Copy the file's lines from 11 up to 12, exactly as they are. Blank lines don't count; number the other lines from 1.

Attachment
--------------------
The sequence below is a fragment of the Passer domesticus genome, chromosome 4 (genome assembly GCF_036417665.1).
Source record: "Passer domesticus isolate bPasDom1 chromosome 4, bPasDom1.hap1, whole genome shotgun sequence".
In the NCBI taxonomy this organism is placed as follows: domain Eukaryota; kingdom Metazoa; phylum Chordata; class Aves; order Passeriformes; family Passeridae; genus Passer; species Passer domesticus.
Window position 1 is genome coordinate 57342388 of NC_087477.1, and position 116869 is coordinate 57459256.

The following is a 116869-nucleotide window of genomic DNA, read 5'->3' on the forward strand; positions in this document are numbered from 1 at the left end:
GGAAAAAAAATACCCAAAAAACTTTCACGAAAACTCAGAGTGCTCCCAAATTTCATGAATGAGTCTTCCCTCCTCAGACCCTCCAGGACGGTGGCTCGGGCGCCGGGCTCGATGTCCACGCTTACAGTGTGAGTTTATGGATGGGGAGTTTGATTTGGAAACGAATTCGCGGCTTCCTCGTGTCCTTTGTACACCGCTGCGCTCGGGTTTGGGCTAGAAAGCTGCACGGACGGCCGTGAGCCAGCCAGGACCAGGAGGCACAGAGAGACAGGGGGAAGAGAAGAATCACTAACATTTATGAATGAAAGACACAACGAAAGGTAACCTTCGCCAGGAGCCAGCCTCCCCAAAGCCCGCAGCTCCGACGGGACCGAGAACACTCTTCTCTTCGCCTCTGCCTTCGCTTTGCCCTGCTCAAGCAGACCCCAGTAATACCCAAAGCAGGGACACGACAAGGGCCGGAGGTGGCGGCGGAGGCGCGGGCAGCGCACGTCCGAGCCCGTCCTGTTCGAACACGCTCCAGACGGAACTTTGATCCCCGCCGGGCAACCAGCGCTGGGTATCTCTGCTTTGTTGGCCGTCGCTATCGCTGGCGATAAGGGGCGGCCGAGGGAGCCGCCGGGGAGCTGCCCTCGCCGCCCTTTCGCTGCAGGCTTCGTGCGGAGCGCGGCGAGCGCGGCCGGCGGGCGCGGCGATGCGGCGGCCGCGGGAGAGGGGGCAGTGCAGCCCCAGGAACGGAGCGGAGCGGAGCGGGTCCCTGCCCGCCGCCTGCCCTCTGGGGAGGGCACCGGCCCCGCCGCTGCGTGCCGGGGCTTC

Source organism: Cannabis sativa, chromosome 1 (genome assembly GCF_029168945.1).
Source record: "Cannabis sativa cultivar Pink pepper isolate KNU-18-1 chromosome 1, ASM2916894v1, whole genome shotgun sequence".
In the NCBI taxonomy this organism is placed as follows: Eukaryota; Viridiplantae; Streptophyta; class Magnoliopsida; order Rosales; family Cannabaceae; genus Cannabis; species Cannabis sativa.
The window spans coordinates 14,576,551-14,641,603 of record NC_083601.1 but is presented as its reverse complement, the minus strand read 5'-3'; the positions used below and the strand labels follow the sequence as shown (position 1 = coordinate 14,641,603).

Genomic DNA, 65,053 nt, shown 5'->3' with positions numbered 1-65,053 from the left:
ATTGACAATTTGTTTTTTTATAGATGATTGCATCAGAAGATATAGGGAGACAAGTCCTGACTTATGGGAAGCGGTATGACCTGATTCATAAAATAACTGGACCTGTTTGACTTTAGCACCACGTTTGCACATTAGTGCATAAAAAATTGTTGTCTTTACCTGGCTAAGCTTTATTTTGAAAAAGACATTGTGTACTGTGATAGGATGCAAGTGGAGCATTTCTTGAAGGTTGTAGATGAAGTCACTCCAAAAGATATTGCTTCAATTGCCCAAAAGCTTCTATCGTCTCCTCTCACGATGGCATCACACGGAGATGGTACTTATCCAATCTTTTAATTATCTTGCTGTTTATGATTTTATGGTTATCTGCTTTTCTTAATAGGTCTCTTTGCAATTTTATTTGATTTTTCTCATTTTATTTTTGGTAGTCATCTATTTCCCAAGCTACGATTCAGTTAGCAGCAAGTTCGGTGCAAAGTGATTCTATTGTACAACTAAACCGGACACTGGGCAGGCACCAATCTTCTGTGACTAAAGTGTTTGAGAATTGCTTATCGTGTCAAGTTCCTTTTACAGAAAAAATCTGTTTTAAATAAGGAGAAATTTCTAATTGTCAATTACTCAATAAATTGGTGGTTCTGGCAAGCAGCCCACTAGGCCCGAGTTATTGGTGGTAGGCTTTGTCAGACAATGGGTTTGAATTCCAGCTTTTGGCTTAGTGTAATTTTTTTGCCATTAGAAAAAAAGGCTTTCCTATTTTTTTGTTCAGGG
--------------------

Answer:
Genomic DNA, 65,053 nt, shown 5'->3' with positions numbered 1-65,053 from the left:
ATTGACAATTTGTTTTTTTATAGATGATTGCATCAGAAGATATAGGGAGACAAGTCCTGACTTATGGGAAGCGGTATGACCTGATTCATAAAATAACTGGACCTGTTTGACTTTAGCACCACGTTTGCACATTAGTGCATAAAAAATTGTTGTCTTTACCTGGCTAAGCTTTATTTTGAAAAAGACATTGTGTACTGTGATAGGATGCAAGTGGAGCATTTCTTGAAGGTTGTAGATGAAGTCACTCCAAAAGATATTGCTTCAATTGCCCAAAAGCTTCTATCGTCTCCTCTCACGATGGCATCACACGGAGATGGTACTTATCCAATCTTTTAATTATCTTGCTGTTTATGATTTTATGGTTATCTGCTTTTCTTAATAGGTCTCTTTGCAATTTTATTTGATTTTTCTCATTTTATTTTTGGTAGTCATCTATTTCCCAAGCTACGATTCAGTTAGCAGCAAGTTCGGTGCAAAGTGATTCTATTGTACAACTAAACCGGACACTGGGCAGGCACCAATCTTCTGTGACTAAAGTGTTTGAGAATTGCTTATCGTGTCAAGTTCCTTTTACAGAAAAAATCTGTTTTAAATAAGGAGAAATTTCTAATTGTCAATTACTCAATAAATTGGTGGTTCTGGCAAGCAGCCCACTAGGCCCGAGTTATTGGTGGTAGGCTTTGTCAGACAATGGGTTTGAATTCCAGCTTTTGGCTTAGTGTAATTTTTTTGCCATTAGAAAAAAAGGCTTTCCTATTTTTTTGTTCAGGG